Staying in pitch is key to keeping healthcare professionals and their patients happy.
With just two rehearsals the Counties Manukau Health makeshift choir did a one-off performance in celebration of World Mental Health Day last Thursday.
The choir was created to remind healthcare professionals and their patients of the importance of relaxation and staying connected.
Tenor and Counties Manukau service user Noel Tua already knows the benefits of singing.
The Otahuhu resident, who has bipolar disorder, uses singing to help recover and stay well.
He sings in both the St Patrick's and St Joseph's Cathedral choirs in the city.
"I would like people to remember to hold on for hope. You just have to think each episode is a chance to get better. No matter how dark it is, it's going to get better," Mr Tua says.
King's College music teacher and choir conductor Chris Artley says the choir did well for the little time they had to prepare.
"We were able to add in harmony parts and go a lot further than what I would have expected from only two rehearsals," he says.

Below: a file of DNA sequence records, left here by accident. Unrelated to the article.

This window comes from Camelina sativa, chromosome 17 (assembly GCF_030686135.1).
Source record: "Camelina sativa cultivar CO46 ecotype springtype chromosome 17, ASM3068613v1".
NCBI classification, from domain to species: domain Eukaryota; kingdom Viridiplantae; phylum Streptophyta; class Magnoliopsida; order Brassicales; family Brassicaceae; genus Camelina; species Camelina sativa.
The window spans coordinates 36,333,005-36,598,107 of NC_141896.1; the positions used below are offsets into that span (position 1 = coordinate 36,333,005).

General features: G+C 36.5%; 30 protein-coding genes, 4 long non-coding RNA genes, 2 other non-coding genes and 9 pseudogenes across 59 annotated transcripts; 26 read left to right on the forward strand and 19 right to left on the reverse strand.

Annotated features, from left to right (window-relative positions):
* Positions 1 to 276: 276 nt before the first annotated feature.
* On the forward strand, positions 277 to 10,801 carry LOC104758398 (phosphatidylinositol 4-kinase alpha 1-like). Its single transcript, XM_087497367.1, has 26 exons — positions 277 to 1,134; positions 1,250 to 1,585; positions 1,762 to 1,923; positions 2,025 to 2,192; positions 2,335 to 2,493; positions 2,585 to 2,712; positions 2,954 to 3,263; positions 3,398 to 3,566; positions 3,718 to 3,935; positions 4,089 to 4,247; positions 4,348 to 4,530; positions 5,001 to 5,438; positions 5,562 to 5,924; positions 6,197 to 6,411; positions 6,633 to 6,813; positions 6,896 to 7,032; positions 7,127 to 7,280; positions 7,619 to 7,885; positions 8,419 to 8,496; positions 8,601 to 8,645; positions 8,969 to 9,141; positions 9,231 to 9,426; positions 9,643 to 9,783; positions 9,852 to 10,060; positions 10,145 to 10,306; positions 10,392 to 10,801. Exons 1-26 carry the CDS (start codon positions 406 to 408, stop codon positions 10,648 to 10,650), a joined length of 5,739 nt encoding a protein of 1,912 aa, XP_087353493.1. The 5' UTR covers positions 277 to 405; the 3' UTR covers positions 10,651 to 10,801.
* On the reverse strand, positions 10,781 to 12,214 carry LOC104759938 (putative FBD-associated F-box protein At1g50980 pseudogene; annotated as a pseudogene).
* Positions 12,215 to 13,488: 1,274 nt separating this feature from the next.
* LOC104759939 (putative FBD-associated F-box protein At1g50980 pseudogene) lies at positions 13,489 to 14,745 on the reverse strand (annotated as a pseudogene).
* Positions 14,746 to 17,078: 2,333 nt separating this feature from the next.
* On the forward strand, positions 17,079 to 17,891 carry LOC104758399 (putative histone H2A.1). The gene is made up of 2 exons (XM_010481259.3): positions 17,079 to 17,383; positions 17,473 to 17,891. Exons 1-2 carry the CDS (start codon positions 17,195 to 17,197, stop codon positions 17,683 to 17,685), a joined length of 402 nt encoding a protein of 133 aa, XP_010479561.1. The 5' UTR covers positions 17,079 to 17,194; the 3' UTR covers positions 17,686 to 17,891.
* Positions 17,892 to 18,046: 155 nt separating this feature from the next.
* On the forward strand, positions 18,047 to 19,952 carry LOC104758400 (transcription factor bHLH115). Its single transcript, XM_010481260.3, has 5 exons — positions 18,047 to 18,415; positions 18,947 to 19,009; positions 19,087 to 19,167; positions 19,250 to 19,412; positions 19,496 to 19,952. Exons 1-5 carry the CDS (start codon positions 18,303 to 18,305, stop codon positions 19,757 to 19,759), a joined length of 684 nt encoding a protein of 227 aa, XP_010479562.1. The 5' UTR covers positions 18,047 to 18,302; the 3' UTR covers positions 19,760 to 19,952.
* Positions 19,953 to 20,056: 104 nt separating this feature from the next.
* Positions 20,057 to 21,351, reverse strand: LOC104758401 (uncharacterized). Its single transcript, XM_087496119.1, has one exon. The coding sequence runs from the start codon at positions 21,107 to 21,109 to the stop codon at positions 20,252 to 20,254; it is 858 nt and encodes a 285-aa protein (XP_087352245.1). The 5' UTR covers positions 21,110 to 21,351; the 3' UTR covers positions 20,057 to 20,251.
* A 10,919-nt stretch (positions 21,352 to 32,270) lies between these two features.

Mental Health nurse June Hastings says the idea to create a choir came from a British idea that singing can connect a community.
The Mental Health Foundation set out a challenge to "connect" with others during mental health awareness week from October 7 to 13.
Foundation director of policy and development Hugh Norriss says many people isolate themselves because they have so many demands of their time.
"Isolation not only contributes to depression but can often make the experience of having depression more severe and hinder recovery," he says.
Go to mentalhealth.org.nz for tips and ideas on how to connect with people in your life and a list of activities happening throughout the country.
- © Fairfax NZ News
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